How To Make Your Dual Battery Installation Neat & Tidy
Last time, we figured out where the panel was go to fit and we laid out everything on the backplate.
Punching And Sealing
So far you’ve managed to avoid drilling or punching holes in your pride and joy. Well, the time has come – deep breaths and keep calm…
I had four existing bolts which I could use to mount the backplate. But the backplate will live inside a storage box. So I had to run cables in and out of the storage box. I needed to drill some holes – damn!
When doing a dual battery installation like this, I’m a strong believer in doing it once and doing it properly the first time. There’s nothing worse than having to pull apart something to find a mystery water leak.
Fortunately I had access to a hydraulic hole punch kit. These units are fantastic. They make a clean, round hole that doesn’t even need de-burring. All you need to do is drill a 10mm pilot hole then use the punch kit for the final hole.
Once you’ve used one of these, you won’t ever consider using a hole saw again. You can buy them at any good tool store. This is an example of a hydraulic punch kit. (Note: We’re not affiliated with Specialised Force in any way).
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After you’ve punched the holes, get a small paintbrush and some galvanising paint – something like Galmet Cold Gal spray. Spray some cold gal into an old cup or similar, then carefully paint the bare metal around the circumference of the hole.
I used IP 67 rated cable glands. To be doubly sure of no water leaks, I also used some silicone on each cable gland. This isn’t really necessary, but it made me feel better if nothing else…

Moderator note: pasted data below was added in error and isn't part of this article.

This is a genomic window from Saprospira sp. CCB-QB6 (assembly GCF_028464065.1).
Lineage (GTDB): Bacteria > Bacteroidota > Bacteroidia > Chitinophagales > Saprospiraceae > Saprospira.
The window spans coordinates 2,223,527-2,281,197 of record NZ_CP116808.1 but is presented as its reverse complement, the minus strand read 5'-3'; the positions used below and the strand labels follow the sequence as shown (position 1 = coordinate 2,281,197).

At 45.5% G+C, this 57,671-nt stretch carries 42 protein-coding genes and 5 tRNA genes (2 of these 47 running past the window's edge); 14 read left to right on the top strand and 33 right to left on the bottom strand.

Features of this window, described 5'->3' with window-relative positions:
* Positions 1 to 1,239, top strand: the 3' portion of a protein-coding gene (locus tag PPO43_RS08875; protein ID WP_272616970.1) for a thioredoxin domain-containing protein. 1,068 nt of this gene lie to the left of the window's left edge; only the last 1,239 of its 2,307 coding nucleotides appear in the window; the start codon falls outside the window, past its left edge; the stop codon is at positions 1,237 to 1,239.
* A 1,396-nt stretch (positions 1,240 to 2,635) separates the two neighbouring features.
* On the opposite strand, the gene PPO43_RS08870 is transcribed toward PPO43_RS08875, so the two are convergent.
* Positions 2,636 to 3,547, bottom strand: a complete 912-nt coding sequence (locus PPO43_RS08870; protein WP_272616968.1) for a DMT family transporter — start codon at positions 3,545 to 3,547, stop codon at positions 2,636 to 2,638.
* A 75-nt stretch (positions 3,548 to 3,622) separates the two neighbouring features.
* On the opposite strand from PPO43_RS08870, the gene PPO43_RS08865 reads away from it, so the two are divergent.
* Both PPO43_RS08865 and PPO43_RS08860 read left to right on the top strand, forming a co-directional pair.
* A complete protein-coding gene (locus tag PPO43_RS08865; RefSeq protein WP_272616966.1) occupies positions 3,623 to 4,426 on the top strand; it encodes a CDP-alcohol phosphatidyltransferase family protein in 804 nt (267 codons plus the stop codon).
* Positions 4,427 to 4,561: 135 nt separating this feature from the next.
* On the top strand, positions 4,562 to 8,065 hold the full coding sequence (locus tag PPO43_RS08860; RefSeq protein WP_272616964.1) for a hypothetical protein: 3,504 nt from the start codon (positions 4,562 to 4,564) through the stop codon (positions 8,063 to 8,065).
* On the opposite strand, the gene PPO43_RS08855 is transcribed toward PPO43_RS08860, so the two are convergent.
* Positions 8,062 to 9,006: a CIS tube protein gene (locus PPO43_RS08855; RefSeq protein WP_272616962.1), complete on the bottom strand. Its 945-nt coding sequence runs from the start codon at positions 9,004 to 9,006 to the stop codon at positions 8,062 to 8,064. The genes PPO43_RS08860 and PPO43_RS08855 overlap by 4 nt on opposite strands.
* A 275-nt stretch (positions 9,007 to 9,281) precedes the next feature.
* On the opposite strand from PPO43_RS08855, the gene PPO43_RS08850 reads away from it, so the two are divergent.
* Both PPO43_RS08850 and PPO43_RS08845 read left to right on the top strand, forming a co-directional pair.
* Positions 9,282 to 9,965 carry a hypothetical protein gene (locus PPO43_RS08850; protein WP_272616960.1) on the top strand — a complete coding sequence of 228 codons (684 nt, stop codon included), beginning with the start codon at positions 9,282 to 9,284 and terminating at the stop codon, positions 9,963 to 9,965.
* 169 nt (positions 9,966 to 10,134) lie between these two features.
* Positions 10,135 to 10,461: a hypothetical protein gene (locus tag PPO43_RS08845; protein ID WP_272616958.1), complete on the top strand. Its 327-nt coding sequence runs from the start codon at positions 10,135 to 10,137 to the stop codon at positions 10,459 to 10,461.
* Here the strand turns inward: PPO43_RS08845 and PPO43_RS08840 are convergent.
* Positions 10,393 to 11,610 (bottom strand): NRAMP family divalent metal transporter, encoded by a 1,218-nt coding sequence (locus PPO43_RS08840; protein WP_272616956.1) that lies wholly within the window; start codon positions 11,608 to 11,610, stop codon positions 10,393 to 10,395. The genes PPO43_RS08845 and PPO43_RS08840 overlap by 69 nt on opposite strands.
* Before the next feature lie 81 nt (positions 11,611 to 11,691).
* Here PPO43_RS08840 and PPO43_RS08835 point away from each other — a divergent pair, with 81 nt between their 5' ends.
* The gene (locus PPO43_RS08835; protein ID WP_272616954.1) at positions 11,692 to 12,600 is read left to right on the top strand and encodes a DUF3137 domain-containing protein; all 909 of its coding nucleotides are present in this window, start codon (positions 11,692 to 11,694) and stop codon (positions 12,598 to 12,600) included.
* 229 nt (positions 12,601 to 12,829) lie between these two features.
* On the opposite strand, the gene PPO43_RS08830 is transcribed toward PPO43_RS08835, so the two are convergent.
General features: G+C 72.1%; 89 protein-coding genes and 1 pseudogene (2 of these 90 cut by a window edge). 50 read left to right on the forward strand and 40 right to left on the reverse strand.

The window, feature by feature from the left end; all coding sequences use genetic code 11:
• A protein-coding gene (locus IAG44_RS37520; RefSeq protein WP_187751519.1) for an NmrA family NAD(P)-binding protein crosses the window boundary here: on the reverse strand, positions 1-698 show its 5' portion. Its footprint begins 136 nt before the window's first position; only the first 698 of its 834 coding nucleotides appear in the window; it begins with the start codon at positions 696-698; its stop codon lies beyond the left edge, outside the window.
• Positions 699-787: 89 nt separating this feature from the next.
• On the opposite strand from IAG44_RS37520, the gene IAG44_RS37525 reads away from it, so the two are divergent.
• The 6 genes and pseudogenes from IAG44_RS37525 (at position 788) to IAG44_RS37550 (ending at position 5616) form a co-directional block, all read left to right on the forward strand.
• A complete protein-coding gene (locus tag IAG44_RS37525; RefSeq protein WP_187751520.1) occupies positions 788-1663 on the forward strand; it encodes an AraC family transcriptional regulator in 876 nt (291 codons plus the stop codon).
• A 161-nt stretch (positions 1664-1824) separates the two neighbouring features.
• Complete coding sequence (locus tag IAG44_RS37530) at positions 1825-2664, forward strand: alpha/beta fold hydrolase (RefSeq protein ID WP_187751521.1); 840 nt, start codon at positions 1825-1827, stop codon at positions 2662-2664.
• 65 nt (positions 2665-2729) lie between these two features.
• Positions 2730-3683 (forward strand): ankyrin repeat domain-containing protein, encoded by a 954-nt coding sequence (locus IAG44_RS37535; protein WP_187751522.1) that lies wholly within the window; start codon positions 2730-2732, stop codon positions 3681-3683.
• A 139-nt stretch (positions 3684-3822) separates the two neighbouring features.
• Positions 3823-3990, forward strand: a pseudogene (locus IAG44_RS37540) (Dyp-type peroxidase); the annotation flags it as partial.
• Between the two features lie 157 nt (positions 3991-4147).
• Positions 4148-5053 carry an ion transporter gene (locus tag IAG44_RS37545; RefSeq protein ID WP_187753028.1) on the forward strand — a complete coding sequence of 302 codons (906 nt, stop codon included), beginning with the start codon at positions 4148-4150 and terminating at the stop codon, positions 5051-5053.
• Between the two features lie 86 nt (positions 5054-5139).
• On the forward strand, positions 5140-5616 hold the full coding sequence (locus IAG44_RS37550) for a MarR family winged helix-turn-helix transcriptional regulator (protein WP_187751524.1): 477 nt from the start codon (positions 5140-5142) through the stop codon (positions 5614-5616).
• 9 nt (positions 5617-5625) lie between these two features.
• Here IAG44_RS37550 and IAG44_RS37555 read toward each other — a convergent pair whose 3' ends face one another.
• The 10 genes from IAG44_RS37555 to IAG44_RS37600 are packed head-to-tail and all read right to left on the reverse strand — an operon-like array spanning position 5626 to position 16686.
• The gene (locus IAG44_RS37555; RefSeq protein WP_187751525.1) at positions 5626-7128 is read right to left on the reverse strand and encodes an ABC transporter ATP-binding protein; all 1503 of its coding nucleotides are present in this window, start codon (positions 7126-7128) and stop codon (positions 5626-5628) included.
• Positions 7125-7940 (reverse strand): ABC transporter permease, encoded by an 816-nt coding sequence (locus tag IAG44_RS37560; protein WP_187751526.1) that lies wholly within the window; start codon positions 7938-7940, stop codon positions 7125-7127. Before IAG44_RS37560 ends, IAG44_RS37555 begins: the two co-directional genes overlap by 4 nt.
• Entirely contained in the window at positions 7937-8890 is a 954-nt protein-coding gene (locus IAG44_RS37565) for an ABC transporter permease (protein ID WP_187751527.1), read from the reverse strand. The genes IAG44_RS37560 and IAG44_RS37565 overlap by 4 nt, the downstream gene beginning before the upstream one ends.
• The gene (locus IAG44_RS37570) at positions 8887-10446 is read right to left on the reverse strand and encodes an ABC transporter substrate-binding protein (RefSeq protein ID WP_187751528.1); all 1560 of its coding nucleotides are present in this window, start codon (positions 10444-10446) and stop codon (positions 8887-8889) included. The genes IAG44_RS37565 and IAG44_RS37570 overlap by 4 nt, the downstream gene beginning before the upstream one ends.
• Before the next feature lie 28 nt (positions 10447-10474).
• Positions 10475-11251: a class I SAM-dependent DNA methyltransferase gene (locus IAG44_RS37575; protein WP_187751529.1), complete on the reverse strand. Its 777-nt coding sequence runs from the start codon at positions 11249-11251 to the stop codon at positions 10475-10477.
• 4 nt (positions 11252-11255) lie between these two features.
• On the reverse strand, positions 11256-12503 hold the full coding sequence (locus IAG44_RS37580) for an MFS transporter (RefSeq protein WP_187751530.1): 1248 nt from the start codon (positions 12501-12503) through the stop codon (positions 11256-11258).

Running The Cables
After you’ve fitted all the cable glands, it’s time to start running cables. At this point, you should know:
- The size of each cable.
- What size fuse each supply (positive) cable needs.
- Where you’ll mount the fuses.
If you’re not 100% sure of any of the above, go back to my previous article and get it sorted before you go any further.
One tip for running cables. I generally use something like 25 x 25 x 1.2mm aluminium square tube when running cables. And I use corrugated split tubing everywhere. Combined, these two keep the cables neat and – more importantly – protect them from rubbing or damage.
By now you’ll no doubt have a spaghetti of cables around your backplate. That’s good – you’re making progress! Terminate them one by one and before you know it, you’ll be finished.
Make sure every cable gland is tight and sealing properly around the cable. Sometimes you might have a situation as shown in the photo below.
Two 6AWG cables are running through one cable gland. While it looked like the gland was sealing around both cables, I decided to guarantee a proper seal by filling the gland with silicone before tightening. Just hope I don’t have to remove it one day!
The following are some more photos of the installation. Hopefully they’ll give you a few ideas.
Next time: Installing the solar panel.
NOTE: REDARC send us products to review from time to time. (That said, we purchased all REDARC products mentioned in this article.)
Any errors or omissions are mine alone.